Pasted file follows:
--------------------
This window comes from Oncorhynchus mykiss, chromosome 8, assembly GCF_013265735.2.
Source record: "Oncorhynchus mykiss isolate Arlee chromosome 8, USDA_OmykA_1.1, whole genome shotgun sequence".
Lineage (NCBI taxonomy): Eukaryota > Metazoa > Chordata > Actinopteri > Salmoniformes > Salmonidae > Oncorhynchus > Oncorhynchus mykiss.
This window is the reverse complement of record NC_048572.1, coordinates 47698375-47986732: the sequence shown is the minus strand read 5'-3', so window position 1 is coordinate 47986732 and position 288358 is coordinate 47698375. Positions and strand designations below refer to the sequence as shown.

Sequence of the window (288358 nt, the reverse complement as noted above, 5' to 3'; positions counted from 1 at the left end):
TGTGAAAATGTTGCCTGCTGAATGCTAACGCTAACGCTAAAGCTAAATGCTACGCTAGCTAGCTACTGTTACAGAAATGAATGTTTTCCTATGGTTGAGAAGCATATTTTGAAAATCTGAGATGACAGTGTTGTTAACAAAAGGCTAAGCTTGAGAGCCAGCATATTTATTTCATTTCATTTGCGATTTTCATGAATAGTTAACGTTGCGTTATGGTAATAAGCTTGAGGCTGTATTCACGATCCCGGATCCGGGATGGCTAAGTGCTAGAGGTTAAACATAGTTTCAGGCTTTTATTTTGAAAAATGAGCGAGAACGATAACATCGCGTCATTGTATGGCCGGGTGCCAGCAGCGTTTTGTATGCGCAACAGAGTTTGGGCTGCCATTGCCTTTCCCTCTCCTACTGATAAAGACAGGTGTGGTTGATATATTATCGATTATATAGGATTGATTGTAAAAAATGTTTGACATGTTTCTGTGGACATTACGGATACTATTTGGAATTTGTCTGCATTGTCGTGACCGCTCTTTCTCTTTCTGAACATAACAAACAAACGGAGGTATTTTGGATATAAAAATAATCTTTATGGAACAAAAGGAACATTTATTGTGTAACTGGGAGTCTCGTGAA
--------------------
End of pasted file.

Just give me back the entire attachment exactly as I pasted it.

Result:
This window comes from Oncorhynchus mykiss, chromosome 8, assembly GCF_013265735.2.
Source record: "Oncorhynchus mykiss isolate Arlee chromosome 8, USDA_OmykA_1.1, whole genome shotgun sequence".
Lineage (NCBI taxonomy): Eukaryota > Metazoa > Chordata > Actinopteri > Salmoniformes > Salmonidae > Oncorhynchus > Oncorhynchus mykiss.
This window is the reverse complement of record NC_048572.1, coordinates 47698375-47986732: the sequence shown is the minus strand read 5'-3', so window position 1 is coordinate 47986732 and position 288358 is coordinate 47698375. Positions and strand designations below refer to the sequence as shown.

Sequence of the window (288358 nt, the reverse complement as noted above, 5' to 3'; positions counted from 1 at the left end):
TGTGAAAATGTTGCCTGCTGAATGCTAACGCTAACGCTAAAGCTAAATGCTACGCTAGCTAGCTACTGTTACAGAAATGAATGTTTTCCTATGGTTGAGAAGCATATTTTGAAAATCTGAGATGACAGTGTTGTTAACAAAAGGCTAAGCTTGAGAGCCAGCATATTTATTTCATTTCATTTGCGATTTTCATGAATAGTTAACGTTGCGTTATGGTAATAAGCTTGAGGCTGTATTCACGATCCCGGATCCGGGATGGCTAAGTGCTAGAGGTTAAACATAGTTTCAGGCTTTTATTTTGAAAAATGAGCGAGAACGATAACATCGCGTCATTGTATGGCCGGGTGCCAGCAGCGTTTTGTATGCGCAACAGAGTTTGGGCTGCCATTGCCTTTCCCTCTCCTACTGATAAAGACAGGTGTGGTTGATATATTATCGATTATATAGGATTGATTGTAAAAAATGTTTGACATGTTTCTGTGGACATTACGGATACTATTTGGAATTTGTCTGCATTGTCGTGACCGCTCTTTCTCTTTCTGAACATAACAAACAAACGGAGGTATTTTGGATATAAAAATAATCTTTATGGAACAAAAGGAACATTTATTGTGTAACTGGGAGTCTCGTGAA